Agonda Beach rock formations

From here, we went 18km northwards to Cabo de Rama fort, a pristine fort in South Goa, offering panoramic views of the coastline along the Arabian sea. This fort was originally built by a Hindu king, followed by the Muslim rulers before being captured by the Portuguese. This fort is currently in ruins, but serves as a perfect place to unwind for the day.

Cabo de Rama fort

To be continued..

Comments

  1. Awesome. Have noted down these beautiful places for my next trip to India.

    ReplyDelete
  2. Lovely post. Goa is gorgeous during the monsoon.

    ReplyDelete
  3. A well preserved old temple made of stone.. Along-with the temple, the surrounding and drive to the place is awesome..

    ReplyDelete

Post a comment

Popular posts from this blog

The forgotten story of a migration: Nacharamma of South India

This is a story of Nacharamma (fictionised by me to some extent), which is not documented in any inscriptions or ancient texts, but has been told by the ancestors of the community, and also been researched by some historians like M Keshavaiah, Dr Pranarthiharan and a few others.

Overview: Around the early 17th century, the Pilgrims set to sail across the Atlantic to become the first settlers of America. Much before this, a small but no less interesting migration took place in the Southern India of a community called the 'Sankethis'.
It was the summer of 1420 CE, in a place called Sengottai, in Tamil Nadu, along the foothills of the Western Ghats bordering Kerala. The place was flourishing with knowledge of the Vedas where Agraharams were set up. One of the prominent communities of learned people was the Sankethi Iyer community, also known as Sangeethi, derived from the name of the place- Sengottai or Shankotta. Another theory says that they were  The group followed Adi Shankara…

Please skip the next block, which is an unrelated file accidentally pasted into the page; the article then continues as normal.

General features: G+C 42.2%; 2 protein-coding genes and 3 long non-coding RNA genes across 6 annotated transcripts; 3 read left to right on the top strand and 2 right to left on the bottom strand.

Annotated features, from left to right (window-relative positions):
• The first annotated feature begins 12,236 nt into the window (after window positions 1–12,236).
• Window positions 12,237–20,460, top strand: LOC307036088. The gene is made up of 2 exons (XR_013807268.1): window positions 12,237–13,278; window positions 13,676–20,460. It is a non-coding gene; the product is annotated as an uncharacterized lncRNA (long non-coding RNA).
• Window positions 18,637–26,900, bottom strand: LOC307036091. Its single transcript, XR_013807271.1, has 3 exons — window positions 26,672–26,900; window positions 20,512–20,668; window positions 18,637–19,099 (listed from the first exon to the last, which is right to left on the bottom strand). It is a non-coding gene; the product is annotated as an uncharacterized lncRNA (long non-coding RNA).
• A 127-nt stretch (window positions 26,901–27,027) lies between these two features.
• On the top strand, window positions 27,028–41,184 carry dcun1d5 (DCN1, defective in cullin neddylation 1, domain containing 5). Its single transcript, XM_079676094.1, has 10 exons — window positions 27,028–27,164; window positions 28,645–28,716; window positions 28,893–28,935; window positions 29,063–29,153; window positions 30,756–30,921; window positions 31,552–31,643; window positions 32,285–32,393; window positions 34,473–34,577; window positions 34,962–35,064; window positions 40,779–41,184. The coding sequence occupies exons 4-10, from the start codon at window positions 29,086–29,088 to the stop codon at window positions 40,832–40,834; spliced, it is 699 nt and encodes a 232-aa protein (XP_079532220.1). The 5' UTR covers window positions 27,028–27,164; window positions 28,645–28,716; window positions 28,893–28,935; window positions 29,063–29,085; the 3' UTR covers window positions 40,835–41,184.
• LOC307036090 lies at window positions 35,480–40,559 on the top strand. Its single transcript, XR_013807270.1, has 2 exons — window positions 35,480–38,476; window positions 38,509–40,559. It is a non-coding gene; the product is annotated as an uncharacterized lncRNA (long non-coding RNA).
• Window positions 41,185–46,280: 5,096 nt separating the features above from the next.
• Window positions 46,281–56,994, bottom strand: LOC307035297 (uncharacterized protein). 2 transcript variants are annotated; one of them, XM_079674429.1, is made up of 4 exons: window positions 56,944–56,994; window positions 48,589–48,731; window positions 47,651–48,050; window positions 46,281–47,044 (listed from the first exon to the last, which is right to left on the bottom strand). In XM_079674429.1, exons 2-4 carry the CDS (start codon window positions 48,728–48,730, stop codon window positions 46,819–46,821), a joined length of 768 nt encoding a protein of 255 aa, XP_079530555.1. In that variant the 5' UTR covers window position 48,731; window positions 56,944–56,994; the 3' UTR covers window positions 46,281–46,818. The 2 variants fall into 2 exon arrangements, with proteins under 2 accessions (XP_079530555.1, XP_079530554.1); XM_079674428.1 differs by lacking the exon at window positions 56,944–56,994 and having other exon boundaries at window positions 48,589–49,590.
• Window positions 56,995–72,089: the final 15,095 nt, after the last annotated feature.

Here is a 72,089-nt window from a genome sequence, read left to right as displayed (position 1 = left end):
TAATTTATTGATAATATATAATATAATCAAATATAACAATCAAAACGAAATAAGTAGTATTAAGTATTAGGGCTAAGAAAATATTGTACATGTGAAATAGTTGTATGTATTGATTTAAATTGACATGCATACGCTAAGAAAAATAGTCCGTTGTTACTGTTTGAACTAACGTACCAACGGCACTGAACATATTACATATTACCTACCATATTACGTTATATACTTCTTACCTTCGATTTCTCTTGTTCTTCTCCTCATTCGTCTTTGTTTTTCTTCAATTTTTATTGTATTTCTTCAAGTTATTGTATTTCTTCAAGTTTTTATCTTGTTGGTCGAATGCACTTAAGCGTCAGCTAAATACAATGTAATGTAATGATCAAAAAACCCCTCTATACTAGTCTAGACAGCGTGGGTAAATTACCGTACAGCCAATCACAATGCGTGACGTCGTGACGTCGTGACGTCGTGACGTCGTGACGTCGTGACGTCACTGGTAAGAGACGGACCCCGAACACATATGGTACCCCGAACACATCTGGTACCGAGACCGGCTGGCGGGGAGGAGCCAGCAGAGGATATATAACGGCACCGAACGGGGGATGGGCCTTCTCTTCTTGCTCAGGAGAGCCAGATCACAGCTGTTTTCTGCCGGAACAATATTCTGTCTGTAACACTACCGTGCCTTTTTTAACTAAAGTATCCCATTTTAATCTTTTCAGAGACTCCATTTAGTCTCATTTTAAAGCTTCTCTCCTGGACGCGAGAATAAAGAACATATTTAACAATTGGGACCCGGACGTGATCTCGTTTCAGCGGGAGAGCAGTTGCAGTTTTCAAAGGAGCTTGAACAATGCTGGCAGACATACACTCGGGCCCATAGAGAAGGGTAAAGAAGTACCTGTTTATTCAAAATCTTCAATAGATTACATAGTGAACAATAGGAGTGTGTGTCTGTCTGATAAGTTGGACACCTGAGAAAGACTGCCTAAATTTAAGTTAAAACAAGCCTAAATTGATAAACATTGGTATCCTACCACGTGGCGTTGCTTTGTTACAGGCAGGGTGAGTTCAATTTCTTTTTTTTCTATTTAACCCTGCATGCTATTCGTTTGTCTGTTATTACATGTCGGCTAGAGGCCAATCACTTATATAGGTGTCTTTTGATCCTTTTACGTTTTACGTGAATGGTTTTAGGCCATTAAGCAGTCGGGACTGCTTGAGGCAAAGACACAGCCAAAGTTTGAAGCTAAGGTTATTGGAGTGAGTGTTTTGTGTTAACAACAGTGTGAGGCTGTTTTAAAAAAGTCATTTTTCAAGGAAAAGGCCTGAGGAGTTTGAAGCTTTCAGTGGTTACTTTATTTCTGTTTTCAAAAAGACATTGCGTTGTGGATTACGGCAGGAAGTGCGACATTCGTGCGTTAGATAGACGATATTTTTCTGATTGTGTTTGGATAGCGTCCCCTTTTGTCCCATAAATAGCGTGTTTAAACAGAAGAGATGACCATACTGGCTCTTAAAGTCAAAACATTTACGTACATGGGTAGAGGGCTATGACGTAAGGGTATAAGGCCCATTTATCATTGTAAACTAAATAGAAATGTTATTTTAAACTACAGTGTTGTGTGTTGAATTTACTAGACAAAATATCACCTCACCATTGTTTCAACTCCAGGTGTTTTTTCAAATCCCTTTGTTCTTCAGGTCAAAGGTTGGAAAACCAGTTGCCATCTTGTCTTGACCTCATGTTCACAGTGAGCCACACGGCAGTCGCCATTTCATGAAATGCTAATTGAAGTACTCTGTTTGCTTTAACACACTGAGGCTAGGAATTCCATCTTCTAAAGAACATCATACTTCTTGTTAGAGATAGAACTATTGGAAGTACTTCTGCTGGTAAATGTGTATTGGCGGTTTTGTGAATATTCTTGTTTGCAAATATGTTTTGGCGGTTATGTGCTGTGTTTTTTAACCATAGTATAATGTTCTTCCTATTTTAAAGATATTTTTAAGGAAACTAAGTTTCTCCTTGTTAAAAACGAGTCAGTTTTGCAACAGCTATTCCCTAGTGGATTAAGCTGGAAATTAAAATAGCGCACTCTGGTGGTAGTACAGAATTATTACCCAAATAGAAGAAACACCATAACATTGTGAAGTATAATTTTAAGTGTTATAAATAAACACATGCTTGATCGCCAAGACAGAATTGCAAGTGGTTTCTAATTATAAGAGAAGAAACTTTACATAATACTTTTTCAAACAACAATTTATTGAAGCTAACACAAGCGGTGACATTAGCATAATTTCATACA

Clock Towers of Bangalore

Overview: In the middle of the 18th century, when home clocks and watches were not so common, there was the practice of having huge clocks on top of iconic buildings or religious places having visibility from all the corners. Clock towers were in fashion all across the globe in the 18th to 20th centuries, and some of them had bells as well, which used to ring at every hour. Bangalore too, has had its share of clock towers, though the city has never been known for its clock towers. The iconic Clock tower once stood at the Russell Market in Shivajinagar, which no longer stands today as it was brought down sometime during the middle of the 20th century.
A few standing clock towers can be seen at the City Market, Baldwin Boys school, Jayachamarajendra Polytechnic, Central College, Police training grounds, St John's Church, Corporation office and the newly constructed towers at South End circle and Omkar Hills. Most of these clocks have been provided by HMT.

Know your neighbourhood-3: Madivala, Agara, Koramangala, Bellandur

Overview: Now famous for high rises, branded showrooms and startups, the villages of Madivala, Agara, Koramangala and Domlur are the villages which have seen an ancient past.

Madivala village was a flourishing agrahara under the Cholas and Hoysalas. There is an ancient Chola era temple, which was later expanded by the Hoysalas behind the road opposite to the Silk Board. This Someshwara temple is of high historical importance, with Tamil inscriptions all along the outer walls of the temple. The most important being the 1247 CE inscription which talks about the grants of some lands near the big tank of Vengalur (2nd inscription of the city name after the one in Begur). This inscription is by an official Pemmataiyar of Veppur (Begur) for the deity Sembeshwaram (Someshwara) at Tamaraikkirai (Tavarekere).

Agara is situated at the junction of the ORR and Sarjapura Road, and is in existance since the Gangas. A 870 CE Ganga inscription mentions about the fixing of sluices to 2 tanks (Agara Lake…